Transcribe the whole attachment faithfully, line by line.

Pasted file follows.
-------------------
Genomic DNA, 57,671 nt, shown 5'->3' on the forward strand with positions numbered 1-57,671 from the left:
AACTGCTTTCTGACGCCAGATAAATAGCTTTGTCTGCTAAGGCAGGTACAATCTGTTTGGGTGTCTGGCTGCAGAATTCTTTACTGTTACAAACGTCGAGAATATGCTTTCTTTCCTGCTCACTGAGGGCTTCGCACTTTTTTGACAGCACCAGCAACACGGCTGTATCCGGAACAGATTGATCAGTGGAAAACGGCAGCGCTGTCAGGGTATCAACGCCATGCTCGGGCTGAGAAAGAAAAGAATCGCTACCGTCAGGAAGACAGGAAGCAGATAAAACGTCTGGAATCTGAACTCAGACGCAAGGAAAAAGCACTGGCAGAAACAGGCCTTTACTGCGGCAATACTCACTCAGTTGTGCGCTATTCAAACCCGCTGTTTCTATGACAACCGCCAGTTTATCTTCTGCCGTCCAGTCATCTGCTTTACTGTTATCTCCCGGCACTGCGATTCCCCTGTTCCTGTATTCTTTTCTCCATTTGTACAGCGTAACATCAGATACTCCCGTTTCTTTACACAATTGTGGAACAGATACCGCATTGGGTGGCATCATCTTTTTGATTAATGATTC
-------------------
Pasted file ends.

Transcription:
Genomic DNA, 57,671 nt, shown 5'->3' on the forward strand with positions numbered 1-57,671 from the left:
AACTGCTTTCTGACGCCAGATAAATAGCTTTGTCTGCTAAGGCAGGTACAATCTGTTTGGGTGTCTGGCTGCAGAATTCTTTACTGTTACAAACGTCGAGAATATGCTTTCTTTCCTGCTCACTGAGGGCTTCGCACTTTTTTGACAGCACCAGCAACACGGCTGTATCCGGAACAGATTGATCAGTGGAAAACGGCAGCGCTGTCAGGGTATCAACGCCATGCTCGGGCTGAGAAAGAAAAGAATCGCTACCGTCAGGAAGACAGGAAGCAGATAAAACGTCTGGAATCTGAACTCAGACGCAAGGAAAAAGCACTGGCAGAAACAGGCCTTTACTGCGGCAATACTCACTCAGTTGTGCGCTATTCAAACCCGCTGTTTCTATGACAACCGCCAGTTTATCTTCTGCCGTCCAGTCATCTGCTTTACTGTTATCTCCCGGCACTGCGATTCCCCTGTTCCTGTATTCTTTTCTCCATTTGTACAGCGTAACATCAGATACTCCCGTTTCTTTACACAATTGTGGAACAGATACCGCATTGGGTGGCATCATCTTTTTGATTAATGATTC